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Use GH¢948m PSRL cash to cushion fuel prices – ACEP

The Africa Centre for Energy Policy (ACEP) wants government to utilise an estimated balance of GH¢948 million in the Price Stabilization and Recovery Levy (PSRL) to cushion consumers of petroleum products against rising pump prices.

Established under the Energy Sector Levies Act, 2015 (Act 899), the PSRL is to serve as a buffer for under recoveries in the petroleum sector, stabilize petroleum prices for consumers and subsidize premix and residual fuel oil.

“For policy credibility, the utilization of the accumulated balance is what is required to cushion consumers in this high oil price period,” it said in a statement signed by its Executive Director, Benjamin Boakye.

The proposal comes on the back of a recent decision by the National Petroleum Authority (NPA) to exempt consumers of petrol, diesel and liquefied petroleum gas (LPG) from paying levies on the three products for two months, though it is yet to take effect.

Consumers currently pay 16 pesewas per liter (GHp16/Lt) on petrol, 14 pesewas per litre (GHp14/Lt) on diesel, and 14 pesewas per kilogram (GHp14/Kg) on LPG as levies.

Prices of crude oil and refined petroleum products have seen sharp increases on the world market due to a rise in demand of oil globally without a corresponding increase in supply, particularly from the Organisation of Petroleum Exporting Countries (OPEC) and its allies.

However, ACEP argues that simply zero-rating the PSRL for two months creates the assumption that government does not intend to activate the price stabilization purpose of the PSRL, thus raising the fundamental accountability question of what government intends to use the estimated balance of GH¢948 million in the PSRL account for.

“It is important to highlight those consumers of petroleum products in a deregulated market are price takers. They do not control the three key variables that significantly influence petroleum prices in Ghana; global crude oil prices, the foreign exchange rate and the taxes and levies imposed on petroleum products.

Therefore, if there is a policy for consumers to pay a levy to assuage their pain in a high oil price regime, the least the caretaker of the levy could do is to preserve the credibility of the levy.  Unfortunately, the opposite appears to be the case,” the statement noted.

In the current escalating price regime, the policy think-tank said the application of the PSRL for its legally established purpose is an easier and more responsive approach to cushion consumers than what is proposed by NPA.

Moreover, the application of the levy as established by law does not require Parliamentary approval. Therefore, it questions why the NPA prefers that citizens wait for Parliament (currently in recess) to grant a two-month suspension of the PSRL when there is accumulated cash to assuage the suffering of the consumers immediately.

The prices of a litre of petroleum products have increased by about 33 percent this year and ACEP said the increments have introduced significant cost burden for the productive sector and the average Ghanaian.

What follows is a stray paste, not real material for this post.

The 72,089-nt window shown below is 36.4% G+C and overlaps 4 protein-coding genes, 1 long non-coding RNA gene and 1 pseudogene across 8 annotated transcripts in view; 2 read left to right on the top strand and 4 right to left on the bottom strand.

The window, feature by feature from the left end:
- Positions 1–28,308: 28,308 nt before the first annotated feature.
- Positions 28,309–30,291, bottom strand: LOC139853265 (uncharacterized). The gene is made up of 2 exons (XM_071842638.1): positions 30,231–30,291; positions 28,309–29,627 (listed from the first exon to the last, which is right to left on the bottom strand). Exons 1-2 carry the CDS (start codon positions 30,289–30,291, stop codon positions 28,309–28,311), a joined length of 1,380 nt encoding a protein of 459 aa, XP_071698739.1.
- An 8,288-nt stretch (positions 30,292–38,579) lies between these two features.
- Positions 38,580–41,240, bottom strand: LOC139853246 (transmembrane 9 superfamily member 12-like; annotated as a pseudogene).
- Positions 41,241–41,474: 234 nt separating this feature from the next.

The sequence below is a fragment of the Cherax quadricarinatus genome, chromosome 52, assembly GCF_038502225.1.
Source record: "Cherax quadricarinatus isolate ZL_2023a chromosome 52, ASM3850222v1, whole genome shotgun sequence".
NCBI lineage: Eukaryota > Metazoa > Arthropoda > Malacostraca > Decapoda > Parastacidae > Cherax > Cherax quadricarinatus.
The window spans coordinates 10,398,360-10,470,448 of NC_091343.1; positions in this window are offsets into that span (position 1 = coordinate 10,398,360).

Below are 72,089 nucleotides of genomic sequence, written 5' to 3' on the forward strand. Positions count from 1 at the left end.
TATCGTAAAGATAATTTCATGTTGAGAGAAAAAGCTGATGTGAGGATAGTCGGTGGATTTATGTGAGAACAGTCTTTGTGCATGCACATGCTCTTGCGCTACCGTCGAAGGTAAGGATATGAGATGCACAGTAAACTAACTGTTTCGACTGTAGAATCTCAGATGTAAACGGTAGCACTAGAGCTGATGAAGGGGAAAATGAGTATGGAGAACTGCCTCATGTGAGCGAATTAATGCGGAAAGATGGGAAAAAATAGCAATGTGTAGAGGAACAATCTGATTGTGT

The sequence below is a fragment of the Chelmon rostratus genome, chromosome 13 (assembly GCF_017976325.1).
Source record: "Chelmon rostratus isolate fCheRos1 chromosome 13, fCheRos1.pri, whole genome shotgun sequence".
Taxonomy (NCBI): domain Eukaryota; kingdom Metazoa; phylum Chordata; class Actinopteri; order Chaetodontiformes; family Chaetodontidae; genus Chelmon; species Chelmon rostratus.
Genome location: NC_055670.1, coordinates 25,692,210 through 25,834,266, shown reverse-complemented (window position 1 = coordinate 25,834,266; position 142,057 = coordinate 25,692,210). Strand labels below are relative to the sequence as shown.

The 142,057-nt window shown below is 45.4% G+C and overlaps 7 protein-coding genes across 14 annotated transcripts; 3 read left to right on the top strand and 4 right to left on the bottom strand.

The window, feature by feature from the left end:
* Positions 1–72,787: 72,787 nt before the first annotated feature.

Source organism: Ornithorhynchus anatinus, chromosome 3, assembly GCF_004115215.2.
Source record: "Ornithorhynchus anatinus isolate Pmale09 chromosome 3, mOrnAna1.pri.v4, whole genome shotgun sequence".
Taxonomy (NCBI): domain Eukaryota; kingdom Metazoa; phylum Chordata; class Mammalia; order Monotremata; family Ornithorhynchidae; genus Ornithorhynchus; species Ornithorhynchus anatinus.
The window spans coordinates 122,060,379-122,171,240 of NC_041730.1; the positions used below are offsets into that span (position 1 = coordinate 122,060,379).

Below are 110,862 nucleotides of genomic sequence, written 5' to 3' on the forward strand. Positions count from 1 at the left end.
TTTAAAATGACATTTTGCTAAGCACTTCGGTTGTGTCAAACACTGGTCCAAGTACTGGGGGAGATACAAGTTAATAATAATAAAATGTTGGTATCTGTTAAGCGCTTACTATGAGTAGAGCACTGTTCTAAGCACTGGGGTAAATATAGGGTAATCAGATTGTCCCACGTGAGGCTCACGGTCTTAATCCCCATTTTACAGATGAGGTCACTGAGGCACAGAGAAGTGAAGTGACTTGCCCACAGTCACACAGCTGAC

Addressing this, it explained, will require pragmatic interventions from the government which goes beyond the PSRL.

Need for holistic review

The rising global prices of crude oil and its concomitant effect on businesses, ACEP noted, calls for a holistic review of the downstream price mechanics.

It said this could be achieved through the dual regulatory spectrums; taxes and levies from the government, margins and market failure on the part of the NPA, the industry’s regulator.

Petroleum products have become the easiest avenue to tax within the last decade, with the periodic introduction of new taxes and upward adjustment of existing ones. The practice, however, ACEP argues, ignores the context of a country without an efficient social intervention for transportation. As a result, it noted, petroleum taxes impose a regressive burden on the average Ghanaian.

“On the part of the NPA, there are impositions of margins that have outlived their usefulness; the BOST margin, Fuel Marking margin and Unified Petroleum Price Fund (UPPF) margin. The worst part is that the collection of the margins and levies has not been optimal, leading to losses from theft by some OMCs in excess of GHS1billion annually,” he said.

It further recommended to government to ensure that GRA improves the efficiency of revenue collection from the levies to allow for their reduction to further cushion consumers.

Again, it adds that government should take steps to review the margins, taxes, and levies regime for petroleum products to eliminate those that have outlived their usefulness.

 

Estimated Revenues Accruing from the SPRL (2016-2021)

2016 – 2021*

 

Full Value Estimation (GHS) 25% Adj. for non-collection/OMC theft

(GHS)

Estimated Total Collection 2,527,856,959.38              1,895,892,719.54
o/w 50% for subsidies  1,263,928,479.69                 947,946,359.77
Balance for PSRL Account 1,263,928,479.69                 947,946,359.77 

*2021 data is based on half year product consumption (Jan-June)

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